At SUGARFISH, guests don’t sit, chat with chefs and watch their sushi being prepared at a sushi bar. Instead, trained sushi chefs work efficiently behind closed doors in a sushi-making kitchen and waiters deliver each course with fresh fish and warm rice.

Nozawa’s “Trust Me” style sushi experiences are served one dish at a time and include organic edamame, tuna sashimi enhanced in ponzu and thinly sliced scallions, albacore sushi, salmon sushi, yellowtail sushi, sea bass sushi and a crab hand roll.

While Nozawa’s concept has been successful since 1985 at Sushi Nozawa in Studio City, Nozawa teamed up with his friend, Jerry A. Greenberg, to make Nozawa’s concept more accessible. Together with founding partners Tom Nozawa, Lele Massimini, Cameron Broumand, and Clement Mok, Nozawa and Greenberg created Sushi Nozawa Group, LLC in 2008.  The first SUGARFISH restaurant opened in Marina del Rey, and soon the team opened other locations in the greater Los Angeles area.

Nozawa has developed relationships with some of the finest fish purveyors from around the world. His hamachi is from Japan, salmon from Europe, snapper from New Zealand, tuna from almost every sea, and creamy sea urchin uni from California. Nozawa respectfully cuts the fish into fillets with the right knife strokes to bring out the finest flavor and achieve the desired tenderness. Every day, Nozawa, his son, Tom Nozawa, and a few key members of the team arrive at downtown L.A.’s fish market 15 minutes before opening to purchase the very best catch of the day.

Besides quality fish, the rice is elevated in consistency and quality. Sourced from a Japanese company that grows rice in the Sacramento Delta, the rice is not too heavy, starchy or fluffy. The rice is cooked in a special rice cooker and mixed with a slightly acidic and sweet rice vinegar. The vinegar base is from Japan, and then they brew their own rice vinegar using a balance of salt, sugar and heat.

The nori or seaweed is different, too. The chefs work with farmers and suppliers in Japan who cultivate the right seaweed consistency for rolling. When hand rolls are delivered to the table, the seaweed is crisp and flavorful.

Nozawa’s team also makes their own ponzu sauce offering a touch of garlic, pepper, citrus and ginger notes. Their homemade soy sauce is lighter and less salty than commercial brands, offering a hint of smokiness and amplifying the mild, medium and full flavors of the freshest fish.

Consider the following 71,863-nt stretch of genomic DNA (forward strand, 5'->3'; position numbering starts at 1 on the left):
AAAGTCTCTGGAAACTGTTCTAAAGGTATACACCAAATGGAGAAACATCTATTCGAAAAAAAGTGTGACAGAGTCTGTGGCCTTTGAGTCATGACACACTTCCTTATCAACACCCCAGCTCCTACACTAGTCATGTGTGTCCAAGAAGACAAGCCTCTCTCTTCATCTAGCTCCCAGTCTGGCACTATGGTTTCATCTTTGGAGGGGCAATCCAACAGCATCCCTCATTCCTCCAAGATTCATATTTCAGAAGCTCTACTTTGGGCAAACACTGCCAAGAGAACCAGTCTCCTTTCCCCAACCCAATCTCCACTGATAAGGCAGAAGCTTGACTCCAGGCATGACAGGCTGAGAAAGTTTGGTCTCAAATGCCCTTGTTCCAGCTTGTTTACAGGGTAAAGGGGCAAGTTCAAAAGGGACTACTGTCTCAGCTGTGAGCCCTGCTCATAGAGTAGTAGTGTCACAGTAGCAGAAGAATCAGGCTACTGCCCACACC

For those who want to customize their own meal, there is an a la carte section. Served on minimalist Japanese-style white plates, guests are encouraged to use chopsticks or pick up each piece with their fingers.

Order the “Trust Me” or “Trust Me Lite” to-go and eliminate the long wait time. After placing our order, my daughters and I waited 15 minutes and took our boxes to a table in an outdoor courtyard. Each box had a silver fish etched on top and detailed photos, descriptions and instructions inside. Together, we read how to eat each item featured in different bento-like compartments. For the tuna sashimi, instructions were to “Coat with ponzu and then add scallion. No soy, please.” The largest section of the box held warm pillows of rice with fresh slices of salmon, yellowtail and Nozawa-style shrimp. There were even sliced handrolls, featuring toro and crab in our “sushi party in a box.”

Now, you can bring a Zen-Like sushi experience to the Hollywood Bowl, picnic at the beach or home to enjoy. There is a 16% service charge added to your bill, so there is no need for tipping.

Open seven days a week for lunch and dinner. $$ 212 N. Canon Drive, (310)276-6900; 11640 W. San Vicente Blvd, (310)820-4477; 600 W. 7th St. Suite 150, (213)627-3000; 6115 W. Sunset Blvd. #170, (323)320-4800; 101 S. La Brea Ave., (323)488-3636; 4720 Admiralty Way, (310)306-6300; 1345 2nd St., (310)393-3338; 11288 Ventura Blvd. # C, (818)762-2322; 146 S. Lake Ave. #108, (626)298-8386.

This review was also featured in the Beverly Press. Photos by SUGARFISH.

360 Views of LA and Sushi at Sora

When the upscale Wilshire Grand opened in June, it’s been lauded as the tallest building west of the Mississippi River. Standing 1,100 feet tall, the Wilshire Grand Center is the newest addition to the Los Angeles skyline. From the street to the top of a long decorative spire, the skyscraper reaches above 73 stories.

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Christopher Martin, the architect and development manager, designed the multi-use high-rise to include hotel rooms and four dining options. Starting at the 31st floor up to the 68th are almost 900 InterContinental Hotel hotel rooms.